Hypotension is a risk not only on induction but also during maintenance of anaesthesia. Despite adequate filling pressures, the vasodilatory effects of inhalational anaesthetics combined with intraoperative fluid shifts associated with acute intestinal obstruction are likely to result in relative hypotension compared to baseline. In the presence of head injury this could result in significant cerebral hypoperfusion. Noradrenaline and dopamine have been used to maintain cerebral perfusion pressure (CPP) in children with head injury (8). In animal models, dopamine worsens cerebral oedema despite restoring CPP (9). Conversely, although noradrenaline can improve CPP it may theoretically compromise splanchnic perfusion through its alpha-adrenergic action. Adults with isolated head trauma (receiving noradrenaline infusions to maintain a target CPP) show evidence of splanchnic ischaemia (10) which is unrelated to the use of inotropes and may worsen with decreased CPP. We decided to administer dopamine to maintain blood pressure within 10% of baseline aiming to optimise CPP and maximise gut perfusion. In our hospital, dopamine is our firstline vasopressor (noradrenaline is second-line), for maintaining supranormal blood pressure in children undergoing renal transplantation from a live-related adult donor. Central venous pressure monitoring ensured adequate filling pressures were maintained throughout.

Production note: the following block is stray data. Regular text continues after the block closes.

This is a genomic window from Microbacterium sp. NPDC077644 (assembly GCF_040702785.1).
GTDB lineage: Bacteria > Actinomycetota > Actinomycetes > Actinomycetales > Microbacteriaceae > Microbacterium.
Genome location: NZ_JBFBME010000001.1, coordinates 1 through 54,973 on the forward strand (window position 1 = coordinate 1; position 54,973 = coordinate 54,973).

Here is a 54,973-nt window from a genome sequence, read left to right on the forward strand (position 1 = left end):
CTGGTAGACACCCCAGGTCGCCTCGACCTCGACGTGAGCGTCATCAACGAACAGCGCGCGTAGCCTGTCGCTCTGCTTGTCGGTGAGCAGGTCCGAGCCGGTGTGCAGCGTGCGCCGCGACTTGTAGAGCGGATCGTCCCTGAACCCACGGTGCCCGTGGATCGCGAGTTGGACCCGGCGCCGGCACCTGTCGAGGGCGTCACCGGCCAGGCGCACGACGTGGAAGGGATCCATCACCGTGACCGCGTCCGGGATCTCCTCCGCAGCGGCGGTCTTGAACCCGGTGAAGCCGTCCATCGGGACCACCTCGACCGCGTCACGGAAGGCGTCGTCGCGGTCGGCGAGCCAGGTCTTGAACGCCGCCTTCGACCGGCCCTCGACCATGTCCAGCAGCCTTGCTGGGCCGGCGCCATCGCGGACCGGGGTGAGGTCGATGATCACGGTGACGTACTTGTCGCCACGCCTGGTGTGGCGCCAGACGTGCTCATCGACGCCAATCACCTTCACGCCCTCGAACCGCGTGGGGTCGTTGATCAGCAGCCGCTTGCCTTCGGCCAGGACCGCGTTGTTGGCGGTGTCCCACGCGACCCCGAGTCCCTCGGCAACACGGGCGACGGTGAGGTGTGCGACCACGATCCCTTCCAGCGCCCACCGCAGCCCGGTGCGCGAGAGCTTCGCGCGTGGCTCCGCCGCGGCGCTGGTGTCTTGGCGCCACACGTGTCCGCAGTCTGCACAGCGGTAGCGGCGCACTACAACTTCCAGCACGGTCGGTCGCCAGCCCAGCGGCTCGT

There is limited data on the prognosis of patients with AVMs. The absolute risk of haemorrhage from an AVM is 2% but the risk of recurrent haemorrhage may be up to 33% in the first year (1). The estimated mortality rate is approximately 1 to 1.5% (11). How this relates to the risk of haemorrhage secondary to a hypertensive response to laryngoscopy, skin incision or episodes of postoperative pain is unknown. The safe variation in blood pressure from preoperative baseline measurements is also unknown. We arbitrarily elected to keep blood pressure within 10% of baseline and used remifentanil to prevent the haemodynamic response to intubation and skin incision (7) and used dopamine to offset the vasodilatory effects of inhalational agents during maintenance of anaesthesia.